What is Eyelid Surgery?
Several factors such as aging, sun damage, smoking, stretching, and obesity can cause the eyelids to droop and sag as the supporting tissues weaken. This area of the face is often one of the first to decline, as the skin of the eyelid is thinner than other areas of the face. Eyelids that droop or bulge can affect peripheral vision, making certain normal daily activities, such as driving, more difficult.
If the eyelids begin sagging into the field of vision, a functional blepharoplasty, or eyelid surgery, may become necessary. This procedure can be covered by medical insurance if it is visually significant. A determination of how much this condition affects vision is done by checking the peripheral visual field with an instrument called the Humphrey Visual Field (HVF) Analyzer.
An upper blepharoplasty will tighten the muscles and tissue as well as remove excess fat and skin from the upper eyelids. Blepharoplasty can eliminate the drooping of the skin into the visual field, improving peripheral vision tremendously.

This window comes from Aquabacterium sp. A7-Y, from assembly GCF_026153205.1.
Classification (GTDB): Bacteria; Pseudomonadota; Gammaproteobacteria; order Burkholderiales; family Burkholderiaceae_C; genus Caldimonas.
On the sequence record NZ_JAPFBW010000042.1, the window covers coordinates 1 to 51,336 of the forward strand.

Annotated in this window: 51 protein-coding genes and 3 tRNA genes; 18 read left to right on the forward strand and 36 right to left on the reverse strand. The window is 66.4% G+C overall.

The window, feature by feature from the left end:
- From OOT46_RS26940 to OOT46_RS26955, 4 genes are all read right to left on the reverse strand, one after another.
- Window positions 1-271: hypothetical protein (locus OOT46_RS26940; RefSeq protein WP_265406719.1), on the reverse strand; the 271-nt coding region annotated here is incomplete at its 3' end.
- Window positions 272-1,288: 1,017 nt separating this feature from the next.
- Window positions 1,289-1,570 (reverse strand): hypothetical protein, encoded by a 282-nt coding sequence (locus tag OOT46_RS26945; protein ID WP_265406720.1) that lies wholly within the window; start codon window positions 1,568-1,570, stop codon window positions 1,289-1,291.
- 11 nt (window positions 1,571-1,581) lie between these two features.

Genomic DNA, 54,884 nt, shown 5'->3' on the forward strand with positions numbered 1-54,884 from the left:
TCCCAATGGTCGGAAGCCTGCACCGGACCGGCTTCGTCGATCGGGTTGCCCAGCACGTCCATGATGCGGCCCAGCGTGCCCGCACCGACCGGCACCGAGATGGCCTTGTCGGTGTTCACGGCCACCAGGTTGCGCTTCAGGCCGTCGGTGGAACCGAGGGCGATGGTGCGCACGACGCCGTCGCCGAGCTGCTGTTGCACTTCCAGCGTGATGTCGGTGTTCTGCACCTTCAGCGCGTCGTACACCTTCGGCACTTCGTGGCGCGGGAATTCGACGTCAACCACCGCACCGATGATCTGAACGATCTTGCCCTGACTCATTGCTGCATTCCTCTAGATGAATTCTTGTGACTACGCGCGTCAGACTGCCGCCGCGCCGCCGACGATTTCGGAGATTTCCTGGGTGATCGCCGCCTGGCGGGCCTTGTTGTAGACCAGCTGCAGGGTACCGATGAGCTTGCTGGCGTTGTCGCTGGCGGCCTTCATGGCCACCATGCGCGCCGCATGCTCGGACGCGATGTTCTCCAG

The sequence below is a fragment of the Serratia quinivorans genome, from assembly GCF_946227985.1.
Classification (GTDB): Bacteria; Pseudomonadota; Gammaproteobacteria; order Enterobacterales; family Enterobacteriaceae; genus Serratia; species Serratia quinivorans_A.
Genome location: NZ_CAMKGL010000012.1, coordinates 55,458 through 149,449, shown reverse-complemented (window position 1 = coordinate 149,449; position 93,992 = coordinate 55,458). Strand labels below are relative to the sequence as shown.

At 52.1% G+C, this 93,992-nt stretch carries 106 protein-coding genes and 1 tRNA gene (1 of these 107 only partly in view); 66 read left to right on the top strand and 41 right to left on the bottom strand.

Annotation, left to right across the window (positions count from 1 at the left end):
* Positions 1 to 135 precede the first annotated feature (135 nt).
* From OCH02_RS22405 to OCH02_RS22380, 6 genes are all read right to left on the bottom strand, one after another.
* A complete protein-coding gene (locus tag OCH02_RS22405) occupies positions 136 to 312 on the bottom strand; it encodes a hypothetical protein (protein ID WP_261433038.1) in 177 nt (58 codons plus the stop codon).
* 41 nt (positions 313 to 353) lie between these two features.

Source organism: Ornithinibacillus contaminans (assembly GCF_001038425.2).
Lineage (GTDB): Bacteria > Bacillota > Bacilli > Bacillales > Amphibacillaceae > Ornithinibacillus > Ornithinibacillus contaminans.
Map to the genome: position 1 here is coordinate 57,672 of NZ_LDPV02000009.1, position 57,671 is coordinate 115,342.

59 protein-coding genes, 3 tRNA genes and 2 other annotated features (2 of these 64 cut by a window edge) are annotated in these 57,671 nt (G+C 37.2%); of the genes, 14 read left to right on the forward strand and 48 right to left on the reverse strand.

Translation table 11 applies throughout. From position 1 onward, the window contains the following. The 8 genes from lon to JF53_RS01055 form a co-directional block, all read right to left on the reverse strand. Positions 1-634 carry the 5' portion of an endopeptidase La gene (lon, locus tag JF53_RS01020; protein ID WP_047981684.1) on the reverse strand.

Cosmetic blepharoplasty can be performed on either the upper or lower eyelid or both. If no skin needs to be removed, a transconjunctival blepharoplasty can be performed, in which the incision is made inside the lower eyelid so there are no visible scars. This procedure has no effect on vision but offers a younger, more refreshed look that reflects across the whole face.
Blepharoplasty is the most popular facial plastic surgery procedure after rhinoplasty. The popularity of this procedure reflects the importance the eyes have in perfecting overall appearance. In fact, two-thirds of adults consider the eyes to be the defining feature of the face. If you are unhappy with the appearance of your eyes, you may want to consider blepharoplasty to improve your look and boost your confidence through a safe procedure with minimal downtime.